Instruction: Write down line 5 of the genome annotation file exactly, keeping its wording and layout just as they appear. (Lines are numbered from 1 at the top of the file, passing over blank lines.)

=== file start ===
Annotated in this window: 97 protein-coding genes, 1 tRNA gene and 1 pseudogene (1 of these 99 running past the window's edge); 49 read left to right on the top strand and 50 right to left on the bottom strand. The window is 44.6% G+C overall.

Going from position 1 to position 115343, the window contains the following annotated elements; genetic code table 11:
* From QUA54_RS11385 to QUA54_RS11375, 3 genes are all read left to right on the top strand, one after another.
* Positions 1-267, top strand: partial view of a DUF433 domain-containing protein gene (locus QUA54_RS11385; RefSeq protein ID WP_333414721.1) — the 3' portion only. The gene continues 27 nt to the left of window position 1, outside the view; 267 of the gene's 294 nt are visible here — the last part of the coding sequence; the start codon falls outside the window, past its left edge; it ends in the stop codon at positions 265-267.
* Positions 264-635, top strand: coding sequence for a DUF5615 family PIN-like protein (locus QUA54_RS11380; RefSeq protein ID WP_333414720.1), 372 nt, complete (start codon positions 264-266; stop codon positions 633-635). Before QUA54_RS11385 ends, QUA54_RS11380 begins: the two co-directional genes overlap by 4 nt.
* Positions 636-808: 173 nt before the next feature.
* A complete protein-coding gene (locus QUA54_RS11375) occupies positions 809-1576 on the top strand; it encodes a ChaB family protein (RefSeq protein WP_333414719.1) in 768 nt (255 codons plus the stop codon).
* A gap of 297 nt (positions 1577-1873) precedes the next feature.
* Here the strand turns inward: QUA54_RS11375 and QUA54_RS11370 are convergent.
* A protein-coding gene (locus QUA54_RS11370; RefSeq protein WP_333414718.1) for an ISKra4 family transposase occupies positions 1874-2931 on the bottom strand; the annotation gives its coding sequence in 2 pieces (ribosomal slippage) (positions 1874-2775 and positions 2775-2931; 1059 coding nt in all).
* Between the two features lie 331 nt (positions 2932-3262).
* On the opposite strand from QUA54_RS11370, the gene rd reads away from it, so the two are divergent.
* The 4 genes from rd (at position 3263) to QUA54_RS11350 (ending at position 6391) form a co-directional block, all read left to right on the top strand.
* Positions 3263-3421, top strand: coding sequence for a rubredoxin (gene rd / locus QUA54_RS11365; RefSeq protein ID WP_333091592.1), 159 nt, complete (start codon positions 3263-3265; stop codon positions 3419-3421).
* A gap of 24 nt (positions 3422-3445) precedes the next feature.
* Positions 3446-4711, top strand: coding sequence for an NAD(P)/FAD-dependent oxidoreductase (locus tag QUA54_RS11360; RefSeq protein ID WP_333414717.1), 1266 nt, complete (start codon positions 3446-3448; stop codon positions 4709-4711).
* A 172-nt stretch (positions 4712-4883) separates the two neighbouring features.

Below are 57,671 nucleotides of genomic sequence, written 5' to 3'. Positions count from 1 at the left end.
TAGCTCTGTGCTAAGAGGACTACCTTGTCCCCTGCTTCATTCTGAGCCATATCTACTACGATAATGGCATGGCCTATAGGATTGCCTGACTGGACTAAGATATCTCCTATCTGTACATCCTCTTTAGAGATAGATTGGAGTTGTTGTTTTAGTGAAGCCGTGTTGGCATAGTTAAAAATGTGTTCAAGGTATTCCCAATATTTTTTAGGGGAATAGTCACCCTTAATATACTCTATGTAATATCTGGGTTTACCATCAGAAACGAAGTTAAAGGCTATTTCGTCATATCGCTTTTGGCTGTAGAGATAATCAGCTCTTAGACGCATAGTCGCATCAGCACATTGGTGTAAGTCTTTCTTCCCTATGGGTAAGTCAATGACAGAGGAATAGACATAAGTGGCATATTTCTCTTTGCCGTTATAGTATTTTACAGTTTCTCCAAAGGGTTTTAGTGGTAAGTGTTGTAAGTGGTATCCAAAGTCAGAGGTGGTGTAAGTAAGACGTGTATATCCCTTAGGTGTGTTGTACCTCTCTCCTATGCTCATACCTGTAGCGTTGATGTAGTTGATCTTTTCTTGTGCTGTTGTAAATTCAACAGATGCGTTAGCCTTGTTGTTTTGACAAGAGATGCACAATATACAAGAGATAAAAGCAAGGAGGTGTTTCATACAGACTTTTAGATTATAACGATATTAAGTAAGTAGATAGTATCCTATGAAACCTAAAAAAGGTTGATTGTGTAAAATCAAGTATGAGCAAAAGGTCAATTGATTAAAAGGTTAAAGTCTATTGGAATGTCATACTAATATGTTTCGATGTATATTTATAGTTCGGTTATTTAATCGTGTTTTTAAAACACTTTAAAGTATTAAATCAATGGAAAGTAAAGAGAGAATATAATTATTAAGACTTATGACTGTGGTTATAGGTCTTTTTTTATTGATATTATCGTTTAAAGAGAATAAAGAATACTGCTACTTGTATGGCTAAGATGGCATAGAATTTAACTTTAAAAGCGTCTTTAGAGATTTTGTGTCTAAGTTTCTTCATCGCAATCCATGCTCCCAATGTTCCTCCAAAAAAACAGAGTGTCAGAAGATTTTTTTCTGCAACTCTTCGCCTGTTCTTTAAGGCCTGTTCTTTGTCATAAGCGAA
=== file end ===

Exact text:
* Positions 264-635, top strand: coding sequence for a DUF5615 family PIN-like protein (locus QUA54_RS11380; RefSeq protein ID WP_333414720.1), 372 nt, complete (start codon positions 264-266; stop codon positions 633-635). Before QUA54_RS11385 ends, QUA54_RS11380 begins: the two co-directional genes overlap by 4 nt.